Health Indicator Report of Birth Outcomes: Growth Retardation at Birth: Percentage of Low Birthweight Live Term Singleton Births
LBW affects about one in every 13 babies born each year in the U.S. Studies have shown that LBW is an important predictor of future morbidity and mortality. Compared to infants of normal weight, LBW infants may be at increased risk of perinatal morbidity, infections, and the longer-term consequences of impaired development, such as delayed motor and social development or learning disabilities. The percentage of LBW births among term singleton births is a measure of growth retardation at birth and perinatal health. It can be used to examine the indicator trends and patterns that occur over time and space. These trends may reflect the contributions of environmental exposures and other modifiable risk factors to LBW births.
NotesBirthweight is the first weight of the newborn obtained after birth. Low birthweight is defined as less than 2,500 grams or 5 pounds 8 ounces. Term birth is defined here as the birth at or above 37 completed weeks of gestation.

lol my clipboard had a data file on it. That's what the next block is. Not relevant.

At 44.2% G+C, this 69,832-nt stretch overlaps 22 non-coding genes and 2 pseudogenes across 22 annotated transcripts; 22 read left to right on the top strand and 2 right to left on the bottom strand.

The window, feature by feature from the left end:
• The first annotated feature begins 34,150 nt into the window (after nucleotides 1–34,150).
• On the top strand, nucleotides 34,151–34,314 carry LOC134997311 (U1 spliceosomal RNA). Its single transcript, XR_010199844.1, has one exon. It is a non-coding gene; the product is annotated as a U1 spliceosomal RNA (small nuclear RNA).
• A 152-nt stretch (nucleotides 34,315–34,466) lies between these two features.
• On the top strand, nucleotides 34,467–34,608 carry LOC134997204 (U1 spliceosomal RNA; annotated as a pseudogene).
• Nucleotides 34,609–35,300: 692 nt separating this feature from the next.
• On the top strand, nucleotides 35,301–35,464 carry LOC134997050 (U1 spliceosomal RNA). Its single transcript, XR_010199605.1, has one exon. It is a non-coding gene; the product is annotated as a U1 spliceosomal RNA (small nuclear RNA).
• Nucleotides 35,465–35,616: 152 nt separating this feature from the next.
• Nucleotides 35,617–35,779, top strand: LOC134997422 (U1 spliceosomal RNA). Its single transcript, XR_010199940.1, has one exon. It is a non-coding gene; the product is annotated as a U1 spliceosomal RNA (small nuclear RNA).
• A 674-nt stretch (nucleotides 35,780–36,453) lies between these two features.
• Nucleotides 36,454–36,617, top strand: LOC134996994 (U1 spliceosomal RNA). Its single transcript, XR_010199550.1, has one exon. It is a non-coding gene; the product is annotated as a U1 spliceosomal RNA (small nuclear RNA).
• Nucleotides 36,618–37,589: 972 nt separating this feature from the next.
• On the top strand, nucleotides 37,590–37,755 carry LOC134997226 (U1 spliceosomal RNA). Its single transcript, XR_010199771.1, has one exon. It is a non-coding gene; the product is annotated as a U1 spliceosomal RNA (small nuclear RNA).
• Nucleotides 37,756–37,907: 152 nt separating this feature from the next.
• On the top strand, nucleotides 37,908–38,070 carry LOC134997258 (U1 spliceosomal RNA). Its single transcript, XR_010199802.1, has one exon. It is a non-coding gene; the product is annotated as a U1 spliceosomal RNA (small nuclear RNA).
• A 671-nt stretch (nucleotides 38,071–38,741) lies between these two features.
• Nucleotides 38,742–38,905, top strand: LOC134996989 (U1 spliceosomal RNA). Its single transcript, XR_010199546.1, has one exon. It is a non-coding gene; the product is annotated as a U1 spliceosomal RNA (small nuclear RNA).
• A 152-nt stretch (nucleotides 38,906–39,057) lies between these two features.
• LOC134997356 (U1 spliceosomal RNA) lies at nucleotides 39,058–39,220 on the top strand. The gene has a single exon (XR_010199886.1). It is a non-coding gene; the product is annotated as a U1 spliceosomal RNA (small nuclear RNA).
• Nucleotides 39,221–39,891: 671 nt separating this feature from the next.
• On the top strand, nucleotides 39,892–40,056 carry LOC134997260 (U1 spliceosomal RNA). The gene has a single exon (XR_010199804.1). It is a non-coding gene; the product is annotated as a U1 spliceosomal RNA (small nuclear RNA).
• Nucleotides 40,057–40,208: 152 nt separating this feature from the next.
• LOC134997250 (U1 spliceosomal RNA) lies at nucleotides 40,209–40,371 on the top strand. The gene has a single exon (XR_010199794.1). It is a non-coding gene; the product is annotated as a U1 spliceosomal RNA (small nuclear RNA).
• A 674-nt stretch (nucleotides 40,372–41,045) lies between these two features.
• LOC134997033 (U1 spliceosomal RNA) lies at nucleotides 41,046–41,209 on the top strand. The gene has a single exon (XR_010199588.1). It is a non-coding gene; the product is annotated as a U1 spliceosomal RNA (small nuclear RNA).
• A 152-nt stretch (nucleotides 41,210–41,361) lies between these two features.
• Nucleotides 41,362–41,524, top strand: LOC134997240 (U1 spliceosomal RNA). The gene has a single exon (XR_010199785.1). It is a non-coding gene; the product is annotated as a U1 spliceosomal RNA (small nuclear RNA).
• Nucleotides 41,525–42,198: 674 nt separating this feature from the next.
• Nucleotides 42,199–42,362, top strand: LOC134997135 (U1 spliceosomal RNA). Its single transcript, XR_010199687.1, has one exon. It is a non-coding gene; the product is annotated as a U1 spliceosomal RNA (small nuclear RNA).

Data Interpretation IssuesThe live birth data are from items reported on the birth certificates. Data are collected on all births occurring in-state as well as births to NM residents that occur out-of-state.
DefinitionPercentage of Low birthweight, term, singleton infants (LBW infants) is the number of live-born singleton infants born at term (at or above 37 completed weeks of gestation) with a birthweight of less than 2,500 grams (about 5 pounds, 8 ounces), per 100 live, term, singleton births.
NumeratorNumber of live-born, singleton infants born at term (at or above 37 completed weeks of gestation) with a birthweight of less than 2,500 grams.
DenominatorTotal number of live-born, singleton infants born at term.
Healthy People Objective: MICH-8, Reduce low birth weight (LBW) and very low birth weight (VLBW)U.S. Target: Not applicable, see subobjectives in this category
Other ObjectivesCDC Environmental Public Health Tracking, Nationally Consistent Data and Measures (EPHT NCDM)
Page Content Updated On 04/06/2011, Published on 07/31/2014